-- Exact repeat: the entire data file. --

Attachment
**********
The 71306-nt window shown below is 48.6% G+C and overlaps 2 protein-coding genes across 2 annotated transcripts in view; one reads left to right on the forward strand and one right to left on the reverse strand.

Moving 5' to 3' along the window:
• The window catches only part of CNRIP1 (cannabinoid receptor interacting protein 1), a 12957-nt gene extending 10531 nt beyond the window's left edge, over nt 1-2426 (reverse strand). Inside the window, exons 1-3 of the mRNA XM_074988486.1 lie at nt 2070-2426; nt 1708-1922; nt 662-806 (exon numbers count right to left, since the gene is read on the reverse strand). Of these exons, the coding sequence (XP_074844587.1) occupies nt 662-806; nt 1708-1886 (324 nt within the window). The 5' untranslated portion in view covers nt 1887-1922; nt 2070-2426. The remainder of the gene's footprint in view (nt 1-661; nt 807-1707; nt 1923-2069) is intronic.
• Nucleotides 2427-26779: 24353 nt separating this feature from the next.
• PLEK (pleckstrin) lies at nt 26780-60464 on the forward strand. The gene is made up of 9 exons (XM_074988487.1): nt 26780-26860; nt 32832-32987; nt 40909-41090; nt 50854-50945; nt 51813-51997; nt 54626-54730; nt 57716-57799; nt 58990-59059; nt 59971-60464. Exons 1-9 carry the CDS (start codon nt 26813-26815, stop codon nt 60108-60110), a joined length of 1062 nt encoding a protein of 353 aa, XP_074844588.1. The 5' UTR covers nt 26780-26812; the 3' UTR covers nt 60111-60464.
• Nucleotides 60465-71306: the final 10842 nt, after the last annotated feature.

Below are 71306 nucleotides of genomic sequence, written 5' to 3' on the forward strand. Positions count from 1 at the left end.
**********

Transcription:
The 71306-nt window shown below is 48.6% G+C and overlaps 2 protein-coding genes across 2 annotated transcripts in view; one reads left to right on the forward strand and one right to left on the reverse strand.

Moving 5' to 3' along the window:
• The window catches only part of CNRIP1 (cannabinoid receptor interacting protein 1), a 12957-nt gene extending 10531 nt beyond the window's left edge, over nt 1-2426 (reverse strand). Inside the window, exons 1-3 of the mRNA XM_074988486.1 lie at nt 2070-2426; nt 1708-1922; nt 662-806 (exon numbers count right to left, since the gene is read on the reverse strand). Of these exons, the coding sequence (XP_074844587.1) occupies nt 662-806; nt 1708-1886 (324 nt within the window). The 5' untranslated portion in view covers nt 1887-1922; nt 2070-2426. The remainder of the gene's footprint in view (nt 1-661; nt 807-1707; nt 1923-2069) is intronic.
• Nucleotides 2427-26779: 24353 nt separating this feature from the next.
• PLEK (pleckstrin) lies at nt 26780-60464 on the forward strand. The gene is made up of 9 exons (XM_074988487.1): nt 26780-26860; nt 32832-32987; nt 40909-41090; nt 50854-50945; nt 51813-51997; nt 54626-54730; nt 57716-57799; nt 58990-59059; nt 59971-60464. Exons 1-9 carry the CDS (start codon nt 26813-26815, stop codon nt 60108-60110), a joined length of 1062 nt encoding a protein of 353 aa, XP_074844588.1. The 5' UTR covers nt 26780-26812; the 3' UTR covers nt 60111-60464.
• Nucleotides 60465-71306: the final 10842 nt, after the last annotated feature.

Below are 71306 nucleotides of genomic sequence, written 5' to 3' on the forward strand. Positions count from 1 at the left end.